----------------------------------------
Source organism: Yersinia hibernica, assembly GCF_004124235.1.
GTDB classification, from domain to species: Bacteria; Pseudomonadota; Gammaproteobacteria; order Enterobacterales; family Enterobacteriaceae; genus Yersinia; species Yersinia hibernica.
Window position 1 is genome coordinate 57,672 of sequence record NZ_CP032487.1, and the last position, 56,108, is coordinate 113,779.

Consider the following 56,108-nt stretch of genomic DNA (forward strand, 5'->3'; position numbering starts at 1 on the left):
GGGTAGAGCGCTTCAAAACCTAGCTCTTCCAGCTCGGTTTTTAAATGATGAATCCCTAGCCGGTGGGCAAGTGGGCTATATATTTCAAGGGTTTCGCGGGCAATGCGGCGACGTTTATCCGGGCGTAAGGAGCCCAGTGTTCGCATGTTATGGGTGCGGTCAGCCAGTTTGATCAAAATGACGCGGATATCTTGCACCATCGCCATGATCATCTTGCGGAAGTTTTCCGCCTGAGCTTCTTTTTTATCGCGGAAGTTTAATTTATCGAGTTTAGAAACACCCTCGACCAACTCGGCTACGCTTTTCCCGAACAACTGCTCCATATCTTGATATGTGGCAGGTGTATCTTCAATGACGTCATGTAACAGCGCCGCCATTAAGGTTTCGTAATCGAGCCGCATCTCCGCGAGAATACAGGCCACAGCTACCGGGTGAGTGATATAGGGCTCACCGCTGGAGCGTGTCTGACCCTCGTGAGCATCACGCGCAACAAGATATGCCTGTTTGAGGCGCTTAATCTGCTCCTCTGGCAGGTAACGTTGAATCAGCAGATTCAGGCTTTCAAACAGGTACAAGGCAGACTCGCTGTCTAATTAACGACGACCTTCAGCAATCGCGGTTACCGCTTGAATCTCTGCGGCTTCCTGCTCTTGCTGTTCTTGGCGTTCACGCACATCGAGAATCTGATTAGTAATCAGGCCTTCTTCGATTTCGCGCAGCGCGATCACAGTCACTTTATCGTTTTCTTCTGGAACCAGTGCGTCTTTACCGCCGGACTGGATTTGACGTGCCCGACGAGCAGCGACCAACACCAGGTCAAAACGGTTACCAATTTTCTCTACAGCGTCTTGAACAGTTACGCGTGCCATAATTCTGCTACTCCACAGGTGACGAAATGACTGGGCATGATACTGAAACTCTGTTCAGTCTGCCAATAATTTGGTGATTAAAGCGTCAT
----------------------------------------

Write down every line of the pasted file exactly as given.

Source organism: Yersinia hibernica, assembly GCF_004124235.1.
GTDB classification, from domain to species: Bacteria; Pseudomonadota; Gammaproteobacteria; order Enterobacterales; family Enterobacteriaceae; genus Yersinia; species Yersinia hibernica.
Window position 1 is genome coordinate 57,672 of sequence record NZ_CP032487.1, and the last position, 56,108, is coordinate 113,779.

Consider the following 56,108-nt stretch of genomic DNA (forward strand, 5'->3'; position numbering starts at 1 on the left):
GGGTAGAGCGCTTCAAAACCTAGCTCTTCCAGCTCGGTTTTTAAATGATGAATCCCTAGCCGGTGGGCAAGTGGGCTATATATTTCAAGGGTTTCGCGGGCAATGCGGCGACGTTTATCCGGGCGTAAGGAGCCCAGTGTTCGCATGTTATGGGTGCGGTCAGCCAGTTTGATCAAAATGACGCGGATATCTTGCACCATCGCCATGATCATCTTGCGGAAGTTTTCCGCCTGAGCTTCTTTTTTATCGCGGAAGTTTAATTTATCGAGTTTAGAAACACCCTCGACCAACTCGGCTACGCTTTTCCCGAACAACTGCTCCATATCTTGATATGTGGCAGGTGTATCTTCAATGACGTCATGTAACAGCGCCGCCATTAAGGTTTCGTAATCGAGCCGCATCTCCGCGAGAATACAGGCCACAGCTACCGGGTGAGTGATATAGGGCTCACCGCTGGAGCGTGTCTGACCCTCGTGAGCATCACGCGCAACAAGATATGCCTGTTTGAGGCGCTTAATCTGCTCCTCTGGCAGGTAACGTTGAATCAGCAGATTCAGGCTTTCAAACAGGTACAAGGCAGACTCGCTGTCTAATTAACGACGACCTTCAGCAATCGCGGTTACCGCTTGAATCTCTGCGGCTTCCTGCTCTTGCTGTTCTTGGCGTTCACGCACATCGAGAATCTGATTAGTAATCAGGCCTTCTTCGATTTCGCGCAGCGCGATCACAGTCACTTTATCGTTTTCTTCTGGAACCAGTGCGTCTTTACCGCCGGACTGGATTTGACGTGCCCGACGAGCAGCGACCAACACCAGGTCAAAACGGTTACCAATTTTCTCTACAGCGTCTTGAACAGTTACGCGTGCCATAATTCTGCTACTCCACAGGTGACGAAATGACTGGGCATGATACTGAAACTCTGTTCAGTCTGCCAATAATTTGGTGATTAAAGCGTCAT